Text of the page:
Column: London’s West End

Tyler Wailes

This column is part of a series written by Tyler Wailes. Wailes is on a study abroad trip and each week she shares her experience with Spinnaker readers. This column gets published every Friday.

London’s theater district, also known at the West End, is spread throughout the city, located in Leicester Square, Covent Garden, and Victoria. It is home to countless amounts of straight plays and musicals, including Les Miserables, The Phantom of the Opera, All About Eve, The Curious Incident of the Dog Night-Time, The Lion King, Aladdin, Waitress, Come From Away, Wicked, Hamilton, and many more. In my seven weeks in the small town twenty minutes outside of London, I have had the opportunity to see three incredible shows and intend on seeing many more.

Before Jan. 29, 2019, I had never been to a theater that indefinitely housed a production. It was on this night that I saw Aladdin at The Prince Edward Theater and was truly struck by Disney magic. Growing up only an hour from Orlando, Florida, I am very familiar with Disney’s ability to make dreams come true. This was different though. From the moment the orchestra began to play the overture, a medley of classic songs from the film, I was immediately transported to a “whole new world.” The audience was dazzled by a huge production number performed by Trevor Dion Nicholas, who plays the Genie, ending with streamers falling from the sky. Shortly after, the light dimmed, the music softened, and we watched as a magic carpet take flight right before our eyes. Before I knew it, the show was over and the actors were on the stage taking their bows. The audience stood and clapped. Leaving the theater that night, I walked onto the bright London street surrounded by the nightlife I had only heard of before then. It was like something you would see in a movie.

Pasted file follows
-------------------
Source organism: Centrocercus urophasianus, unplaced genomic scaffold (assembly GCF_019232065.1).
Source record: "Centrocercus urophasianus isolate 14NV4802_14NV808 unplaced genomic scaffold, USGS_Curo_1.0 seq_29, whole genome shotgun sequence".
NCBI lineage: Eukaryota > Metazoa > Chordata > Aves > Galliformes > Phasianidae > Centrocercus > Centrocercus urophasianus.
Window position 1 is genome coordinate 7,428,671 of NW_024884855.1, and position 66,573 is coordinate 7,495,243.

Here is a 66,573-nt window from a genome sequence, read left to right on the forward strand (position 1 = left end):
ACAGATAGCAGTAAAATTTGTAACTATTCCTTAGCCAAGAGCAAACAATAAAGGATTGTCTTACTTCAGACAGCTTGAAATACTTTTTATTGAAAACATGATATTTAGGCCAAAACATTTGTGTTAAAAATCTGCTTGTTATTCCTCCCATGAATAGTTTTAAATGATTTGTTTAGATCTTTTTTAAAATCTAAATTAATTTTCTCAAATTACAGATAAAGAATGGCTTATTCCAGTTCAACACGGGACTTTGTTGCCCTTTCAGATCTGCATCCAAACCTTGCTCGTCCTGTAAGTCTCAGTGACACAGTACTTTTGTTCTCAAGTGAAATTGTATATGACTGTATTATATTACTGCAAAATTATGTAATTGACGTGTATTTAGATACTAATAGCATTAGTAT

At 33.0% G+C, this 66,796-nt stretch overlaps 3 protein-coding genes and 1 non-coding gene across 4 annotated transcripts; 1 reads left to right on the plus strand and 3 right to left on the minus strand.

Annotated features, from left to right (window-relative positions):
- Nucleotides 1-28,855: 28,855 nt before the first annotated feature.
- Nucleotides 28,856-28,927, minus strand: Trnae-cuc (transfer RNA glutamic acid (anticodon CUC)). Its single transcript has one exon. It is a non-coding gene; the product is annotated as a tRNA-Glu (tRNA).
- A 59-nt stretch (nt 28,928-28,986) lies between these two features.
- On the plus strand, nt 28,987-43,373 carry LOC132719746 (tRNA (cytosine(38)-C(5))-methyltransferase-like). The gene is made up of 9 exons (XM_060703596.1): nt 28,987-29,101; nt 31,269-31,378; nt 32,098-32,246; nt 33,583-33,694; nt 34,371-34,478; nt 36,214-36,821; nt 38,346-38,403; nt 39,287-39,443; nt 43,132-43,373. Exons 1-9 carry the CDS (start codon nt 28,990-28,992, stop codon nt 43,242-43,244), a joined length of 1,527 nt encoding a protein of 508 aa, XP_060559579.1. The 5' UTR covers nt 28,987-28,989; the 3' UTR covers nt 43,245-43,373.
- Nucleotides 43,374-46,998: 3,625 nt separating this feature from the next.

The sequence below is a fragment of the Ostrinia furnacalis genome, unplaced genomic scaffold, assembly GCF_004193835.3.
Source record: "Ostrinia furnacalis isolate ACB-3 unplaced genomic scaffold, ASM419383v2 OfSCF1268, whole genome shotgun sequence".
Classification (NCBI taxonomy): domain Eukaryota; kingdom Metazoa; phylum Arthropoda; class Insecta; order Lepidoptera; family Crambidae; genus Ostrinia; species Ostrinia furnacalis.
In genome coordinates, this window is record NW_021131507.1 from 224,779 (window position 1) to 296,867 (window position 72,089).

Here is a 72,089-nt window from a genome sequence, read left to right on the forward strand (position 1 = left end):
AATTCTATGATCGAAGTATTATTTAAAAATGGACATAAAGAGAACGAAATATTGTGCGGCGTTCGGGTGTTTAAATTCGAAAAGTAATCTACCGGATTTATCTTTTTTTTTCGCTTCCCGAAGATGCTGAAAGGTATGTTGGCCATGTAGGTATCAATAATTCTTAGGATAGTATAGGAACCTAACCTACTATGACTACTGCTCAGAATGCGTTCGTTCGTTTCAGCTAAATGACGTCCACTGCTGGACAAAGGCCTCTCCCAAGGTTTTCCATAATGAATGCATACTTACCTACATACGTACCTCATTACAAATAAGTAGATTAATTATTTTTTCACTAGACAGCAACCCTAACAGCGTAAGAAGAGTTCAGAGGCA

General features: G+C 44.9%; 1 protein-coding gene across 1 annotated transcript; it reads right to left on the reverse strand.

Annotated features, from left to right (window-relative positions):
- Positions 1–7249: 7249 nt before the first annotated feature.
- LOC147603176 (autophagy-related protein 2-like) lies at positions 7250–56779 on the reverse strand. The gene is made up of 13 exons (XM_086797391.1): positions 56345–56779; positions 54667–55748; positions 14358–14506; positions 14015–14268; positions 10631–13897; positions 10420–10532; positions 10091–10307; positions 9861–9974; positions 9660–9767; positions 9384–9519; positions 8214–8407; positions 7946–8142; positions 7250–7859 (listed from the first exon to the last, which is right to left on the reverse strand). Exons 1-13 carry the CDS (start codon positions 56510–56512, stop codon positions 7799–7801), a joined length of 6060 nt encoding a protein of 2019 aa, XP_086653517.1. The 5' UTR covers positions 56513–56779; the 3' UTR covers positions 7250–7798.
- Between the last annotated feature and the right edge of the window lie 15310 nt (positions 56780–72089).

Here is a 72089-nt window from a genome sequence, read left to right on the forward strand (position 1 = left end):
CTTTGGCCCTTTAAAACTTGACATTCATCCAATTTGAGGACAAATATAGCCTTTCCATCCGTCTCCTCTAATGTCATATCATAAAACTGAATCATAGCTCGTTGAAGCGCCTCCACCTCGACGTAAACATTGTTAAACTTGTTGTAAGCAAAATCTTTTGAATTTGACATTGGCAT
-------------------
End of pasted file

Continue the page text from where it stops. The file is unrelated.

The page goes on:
It was in early February my friend and fellow UNF student, Kristina Huston, came to visit. While sightseeing on rainy Friday afternoon, we passed the Gielgud Theater. It’s marquee advertised a show called, Company, A Stephen Sondheim classic that I am very familiar with. I then saw the poster for the show next to the entrance to the theater. On it was the face of the great Patti Lupone. It was in that moment we decided we had to go. So, on Feb. 9, 2019, I saw my first professional production of a Sondheim show and was completely blown away. Not only did I get to experience Patti Lupone performing “Ladies Who Lunch”, something in my in my life I could never imagine really happening, I had the chance to experience this piece theater completely reinvented. The show typically revolves around Bobby, a thirty five year old man who is unwed but feels the pressure of the social norms of getting married by a certain age. However, in this production, the storyline instead focuses on Bobbi, a thirty five year old woman going through the same experiences. Thus, the show addresses the same themes from different points of views. It is a thought provoking and moving piece of art.  

It had been nine years since I had seen the North American Tour of the show that truly made me fall in love with theater. Walking into the Apollo Victoria Theater, it was like I had become a child again. Both the floor and walls were the color green, really encompassing the feeling of the Emerald City. At 7:30 p.m. the lights dimmed and the stage came to life. It was everything I remembered and so much more. Spoken with a British accent, the dialogue was both beautiful and humorous. The score was performed both fiercely and delicately, leaving me all together inspired.


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